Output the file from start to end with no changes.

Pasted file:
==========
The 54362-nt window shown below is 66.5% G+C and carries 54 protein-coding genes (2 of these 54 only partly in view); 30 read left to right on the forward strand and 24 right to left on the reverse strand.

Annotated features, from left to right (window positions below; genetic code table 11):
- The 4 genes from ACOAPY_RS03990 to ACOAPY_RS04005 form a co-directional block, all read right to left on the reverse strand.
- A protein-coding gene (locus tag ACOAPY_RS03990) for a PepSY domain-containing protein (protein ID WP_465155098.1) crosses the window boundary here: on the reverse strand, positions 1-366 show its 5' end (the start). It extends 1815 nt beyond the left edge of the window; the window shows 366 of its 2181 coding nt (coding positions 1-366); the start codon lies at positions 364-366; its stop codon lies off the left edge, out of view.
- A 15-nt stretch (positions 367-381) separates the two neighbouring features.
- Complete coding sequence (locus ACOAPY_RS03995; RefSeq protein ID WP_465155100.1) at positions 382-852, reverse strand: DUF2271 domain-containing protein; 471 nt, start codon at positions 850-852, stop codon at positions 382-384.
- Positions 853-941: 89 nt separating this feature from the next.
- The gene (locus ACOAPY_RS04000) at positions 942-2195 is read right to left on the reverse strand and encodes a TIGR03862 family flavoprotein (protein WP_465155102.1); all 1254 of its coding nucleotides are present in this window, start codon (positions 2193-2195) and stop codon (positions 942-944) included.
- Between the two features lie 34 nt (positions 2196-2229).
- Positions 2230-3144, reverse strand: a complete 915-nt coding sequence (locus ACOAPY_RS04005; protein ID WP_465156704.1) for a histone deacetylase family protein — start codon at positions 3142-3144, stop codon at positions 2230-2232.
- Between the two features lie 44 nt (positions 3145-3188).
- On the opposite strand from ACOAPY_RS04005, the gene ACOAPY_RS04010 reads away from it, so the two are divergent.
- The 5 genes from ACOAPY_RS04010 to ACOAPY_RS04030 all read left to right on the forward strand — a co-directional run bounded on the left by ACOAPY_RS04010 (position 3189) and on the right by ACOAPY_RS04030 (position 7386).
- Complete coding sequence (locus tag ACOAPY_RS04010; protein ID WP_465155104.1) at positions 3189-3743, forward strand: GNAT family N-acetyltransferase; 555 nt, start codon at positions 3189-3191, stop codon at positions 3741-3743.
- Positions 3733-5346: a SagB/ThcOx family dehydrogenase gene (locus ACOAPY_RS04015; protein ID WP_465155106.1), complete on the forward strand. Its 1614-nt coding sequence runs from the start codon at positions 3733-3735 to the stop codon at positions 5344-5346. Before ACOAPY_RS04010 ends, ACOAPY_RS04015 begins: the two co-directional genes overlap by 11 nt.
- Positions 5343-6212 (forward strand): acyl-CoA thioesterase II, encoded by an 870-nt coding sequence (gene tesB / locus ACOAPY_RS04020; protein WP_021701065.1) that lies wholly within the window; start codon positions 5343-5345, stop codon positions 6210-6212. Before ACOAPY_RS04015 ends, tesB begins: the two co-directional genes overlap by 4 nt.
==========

The 54362-nt window shown below is 66.5% G+C and carries 54 protein-coding genes (2 of these 54 only partly in view); 30 read left to right on the forward strand and 24 right to left on the reverse strand.

Annotated features, from left to right (window positions below; genetic code table 11):
- The 4 genes from ACOAPY_RS03990 to ACOAPY_RS04005 form a co-directional block, all read right to left on the reverse strand.
- A protein-coding gene (locus tag ACOAPY_RS03990) for a PepSY domain-containing protein (protein ID WP_465155098.1) crosses the window boundary here: on the reverse strand, positions 1-366 show its 5' end (the start). It extends 1815 nt beyond the left edge of the window; the window shows 366 of its 2181 coding nt (coding positions 1-366); the start codon lies at positions 364-366; its stop codon lies off the left edge, out of view.
- A 15-nt stretch (positions 367-381) separates the two neighbouring features.
- Complete coding sequence (locus ACOAPY_RS03995; RefSeq protein ID WP_465155100.1) at positions 382-852, reverse strand: DUF2271 domain-containing protein; 471 nt, start codon at positions 850-852, stop codon at positions 382-384.
- Positions 853-941: 89 nt separating this feature from the next.
- The gene (locus ACOAPY_RS04000) at positions 942-2195 is read right to left on the reverse strand and encodes a TIGR03862 family flavoprotein (protein WP_465155102.1); all 1254 of its coding nucleotides are present in this window, start codon (positions 2193-2195) and stop codon (positions 942-944) included.
- Between the two features lie 34 nt (positions 2196-2229).
- Positions 2230-3144, reverse strand: a complete 915-nt coding sequence (locus ACOAPY_RS04005; protein ID WP_465156704.1) for a histone deacetylase family protein — start codon at positions 3142-3144, stop codon at positions 2230-2232.
- Between the two features lie 44 nt (positions 3145-3188).
- On the opposite strand from ACOAPY_RS04005, the gene ACOAPY_RS04010 reads away from it, so the two are divergent.
- The 5 genes from ACOAPY_RS04010 to ACOAPY_RS04030 all read left to right on the forward strand — a co-directional run bounded on the left by ACOAPY_RS04010 (position 3189) and on the right by ACOAPY_RS04030 (position 7386).
- Complete coding sequence (locus tag ACOAPY_RS04010; protein ID WP_465155104.1) at positions 3189-3743, forward strand: GNAT family N-acetyltransferase; 555 nt, start codon at positions 3189-3191, stop codon at positions 3741-3743.
- Positions 3733-5346: a SagB/ThcOx family dehydrogenase gene (locus ACOAPY_RS04015; protein ID WP_465155106.1), complete on the forward strand. Its 1614-nt coding sequence runs from the start codon at positions 3733-3735 to the stop codon at positions 5344-5346. Before ACOAPY_RS04010 ends, ACOAPY_RS04015 begins: the two co-directional genes overlap by 11 nt.
- Positions 5343-6212 (forward strand): acyl-CoA thioesterase II, encoded by an 870-nt coding sequence (gene tesB / locus ACOAPY_RS04020; protein WP_021701065.1) that lies wholly within the window; start codon positions 5343-5345, stop codon positions 6210-6212. Before ACOAPY_RS04015 ends, tesB begins: the two co-directional genes overlap by 4 nt.